Italian designers Dolce & Gabbana also recently debuted a line of clothing aimed at its Muslim consumers featuring abayas, or long cloaks, and hijabs, or head scarves, decorated with flower and lace designs that are the design house's signature.
That Muslim women represent a $266bn market is no doubt part of the motivation, and other brands including DKNY and Tommy Hilfiger are already selling hijabs to designer-loving Muslim women. These images both bring Muslim women into a non-stereotypical visual plane and raises them to a conventional place of beauty. As one commenter on Jezebel wryly noted, "Capitalism, bringing us all together. Eventually."
You know the movement not to waste food has truly gone global when the French begin to do something that would have been unthinkable a few years ago: take home leftover food with them after eating at a restaurant.
A new French law is seeking to force restaurants that serve more than 150 customers a day to give out doggy bags. The law is seeking to curb food waste in a city in which creates 125 pounds of organic waste per year per capita, consisting largely of leftover and unconsumed packaged food. The obstacles are mainly cultural, as cuisine is raised to practically a religion in France, and chefs fear that food taken home will "degrade" the original preparation.
Although about 75 per cent of French people are open to doggy bags, 70 per cent have never taken one home. They’re about to.
VR is taking us to new worlds – and old ones in a new way, from the way we experience art to even something as basic eating.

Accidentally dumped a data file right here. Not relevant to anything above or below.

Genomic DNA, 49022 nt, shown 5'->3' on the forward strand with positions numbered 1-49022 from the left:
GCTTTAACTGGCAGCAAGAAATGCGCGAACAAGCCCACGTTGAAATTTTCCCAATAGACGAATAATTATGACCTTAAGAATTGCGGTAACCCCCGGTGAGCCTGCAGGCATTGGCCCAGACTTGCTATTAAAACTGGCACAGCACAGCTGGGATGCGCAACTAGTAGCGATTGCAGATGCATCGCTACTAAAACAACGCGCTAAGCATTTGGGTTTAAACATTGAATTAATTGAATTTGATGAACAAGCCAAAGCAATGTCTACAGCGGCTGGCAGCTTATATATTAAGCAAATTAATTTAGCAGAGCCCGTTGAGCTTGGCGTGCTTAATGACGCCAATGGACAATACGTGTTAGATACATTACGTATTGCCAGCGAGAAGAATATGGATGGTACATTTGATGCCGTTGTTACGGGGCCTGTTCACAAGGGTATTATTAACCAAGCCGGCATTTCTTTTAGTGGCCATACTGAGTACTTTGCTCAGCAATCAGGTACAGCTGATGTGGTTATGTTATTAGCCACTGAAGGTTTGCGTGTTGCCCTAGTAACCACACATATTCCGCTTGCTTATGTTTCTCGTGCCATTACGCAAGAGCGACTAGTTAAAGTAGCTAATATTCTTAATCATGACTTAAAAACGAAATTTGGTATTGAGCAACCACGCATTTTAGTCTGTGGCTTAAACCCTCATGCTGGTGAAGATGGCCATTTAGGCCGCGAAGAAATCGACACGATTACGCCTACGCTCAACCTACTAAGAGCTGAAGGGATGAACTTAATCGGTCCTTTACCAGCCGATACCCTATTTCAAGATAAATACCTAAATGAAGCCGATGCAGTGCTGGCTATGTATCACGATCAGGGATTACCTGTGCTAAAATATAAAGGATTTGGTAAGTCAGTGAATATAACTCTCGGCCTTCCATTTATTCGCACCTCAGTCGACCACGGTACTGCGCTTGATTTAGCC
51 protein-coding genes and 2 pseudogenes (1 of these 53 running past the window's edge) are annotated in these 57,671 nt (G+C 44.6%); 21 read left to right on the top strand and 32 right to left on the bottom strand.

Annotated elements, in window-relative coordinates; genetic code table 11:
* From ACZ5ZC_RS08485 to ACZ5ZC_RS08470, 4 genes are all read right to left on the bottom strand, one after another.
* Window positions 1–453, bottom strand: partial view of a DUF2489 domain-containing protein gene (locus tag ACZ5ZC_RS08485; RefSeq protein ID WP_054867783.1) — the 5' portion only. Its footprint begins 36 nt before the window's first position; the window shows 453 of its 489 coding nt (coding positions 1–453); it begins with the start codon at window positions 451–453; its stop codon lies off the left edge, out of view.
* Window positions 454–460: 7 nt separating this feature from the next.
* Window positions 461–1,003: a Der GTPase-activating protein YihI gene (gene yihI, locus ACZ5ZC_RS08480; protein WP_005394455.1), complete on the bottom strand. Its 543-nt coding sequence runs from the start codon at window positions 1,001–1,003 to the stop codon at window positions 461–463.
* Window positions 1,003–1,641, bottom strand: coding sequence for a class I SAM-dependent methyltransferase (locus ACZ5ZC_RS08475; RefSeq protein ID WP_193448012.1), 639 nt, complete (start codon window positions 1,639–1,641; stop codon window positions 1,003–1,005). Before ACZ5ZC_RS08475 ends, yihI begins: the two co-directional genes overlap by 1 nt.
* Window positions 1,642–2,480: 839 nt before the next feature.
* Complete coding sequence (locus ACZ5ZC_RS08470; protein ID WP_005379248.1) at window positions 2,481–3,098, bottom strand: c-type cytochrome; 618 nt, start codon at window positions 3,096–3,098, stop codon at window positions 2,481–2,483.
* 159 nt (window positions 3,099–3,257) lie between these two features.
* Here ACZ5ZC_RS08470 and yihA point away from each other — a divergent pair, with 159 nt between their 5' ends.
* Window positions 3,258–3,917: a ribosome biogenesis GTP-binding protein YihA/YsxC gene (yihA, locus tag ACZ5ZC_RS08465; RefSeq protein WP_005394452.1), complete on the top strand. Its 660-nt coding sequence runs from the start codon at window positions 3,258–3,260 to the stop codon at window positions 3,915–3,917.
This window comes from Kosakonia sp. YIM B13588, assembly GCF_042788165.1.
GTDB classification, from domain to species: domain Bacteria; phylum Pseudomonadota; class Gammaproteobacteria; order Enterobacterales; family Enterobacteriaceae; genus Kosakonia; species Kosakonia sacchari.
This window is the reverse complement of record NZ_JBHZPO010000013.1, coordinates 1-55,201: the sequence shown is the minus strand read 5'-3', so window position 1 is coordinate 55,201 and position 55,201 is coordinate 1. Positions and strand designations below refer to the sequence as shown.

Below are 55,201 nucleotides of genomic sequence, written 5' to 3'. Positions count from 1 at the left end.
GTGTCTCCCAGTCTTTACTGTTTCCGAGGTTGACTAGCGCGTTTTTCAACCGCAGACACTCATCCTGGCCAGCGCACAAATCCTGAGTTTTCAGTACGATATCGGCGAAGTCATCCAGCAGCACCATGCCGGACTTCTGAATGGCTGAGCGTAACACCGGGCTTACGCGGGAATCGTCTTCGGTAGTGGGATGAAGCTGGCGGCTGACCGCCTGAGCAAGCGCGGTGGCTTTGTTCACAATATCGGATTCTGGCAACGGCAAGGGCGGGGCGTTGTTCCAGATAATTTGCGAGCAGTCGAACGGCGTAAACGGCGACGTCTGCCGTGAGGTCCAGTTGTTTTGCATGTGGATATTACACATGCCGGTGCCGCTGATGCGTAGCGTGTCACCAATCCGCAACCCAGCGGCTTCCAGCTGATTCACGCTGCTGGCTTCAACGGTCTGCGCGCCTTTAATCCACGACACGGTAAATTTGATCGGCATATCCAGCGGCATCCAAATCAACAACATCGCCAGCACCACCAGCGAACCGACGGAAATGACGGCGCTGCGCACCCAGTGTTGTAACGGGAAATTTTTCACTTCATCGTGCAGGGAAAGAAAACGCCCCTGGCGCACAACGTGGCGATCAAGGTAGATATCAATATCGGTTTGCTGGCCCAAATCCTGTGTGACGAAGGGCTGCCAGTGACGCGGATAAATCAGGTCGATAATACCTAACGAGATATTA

If you've ever stood in front of Hieronymus Bosch's painting "The Garden of Earthly Delights," you know you can get lost in its manifold surreal images. With the app Bosch VR, you can surround yourself in the cryptic triptych's images through a virtual reality app you can get on Android or iPhone. The app helps you experience flying into the Garden of Eden on a giant fish, encountering pink fountains, a unicorn, and a white giraffe. A fish guiding you through art? Not sure how you can say no to this.
What if your favorite decadent foods, like fried chicken, mac 'n' cheese, and gooey fudge sundaes, could be enjoyed with zero health, allergy or caloric repercussions? Jinsoo An at Project Nourished in Los Angeles is making that a (virtual) reality by creating a guilt-free virtual eating experience that almost feels like the real thing. One NPR reporter gave it a try, and donning an Oculus Rift headset, had the illusion he was at a dining room table in a Zen garden, with a plate of sushi in front of him.
The scent of a sushi restaurant wafted his way from a device that misted scent, and both IRL and in VR, his chopsticks maneuvered a piece of sushi into his mouth. The 'sushi' was actually a small cube of dashi-flavored agar agar, a vegan substitute for gelatin. He felt the experience of tasting sushi, like "being whacked in the mouth with fish," even though the texture of the agar agar turned to "mush," busting the sushi illusion.
Restaurateur Nguyen Tran said that he saw Project Nourished as an "open canvas for experimentation" one in which he could add or subtract nutrition or flavors, effectively turning "food into a piece of code."
Future applications for VR food are numerous: you could get children to ingest vitamins in the form of virtual donuts and cookies, allow those with gluten allergies to bite into crusty French baguettes, and allow those on strict diets to eat forbidden foods with abandon. Food porn, in other words.
Barbara Herman is senior writer at sparks & honey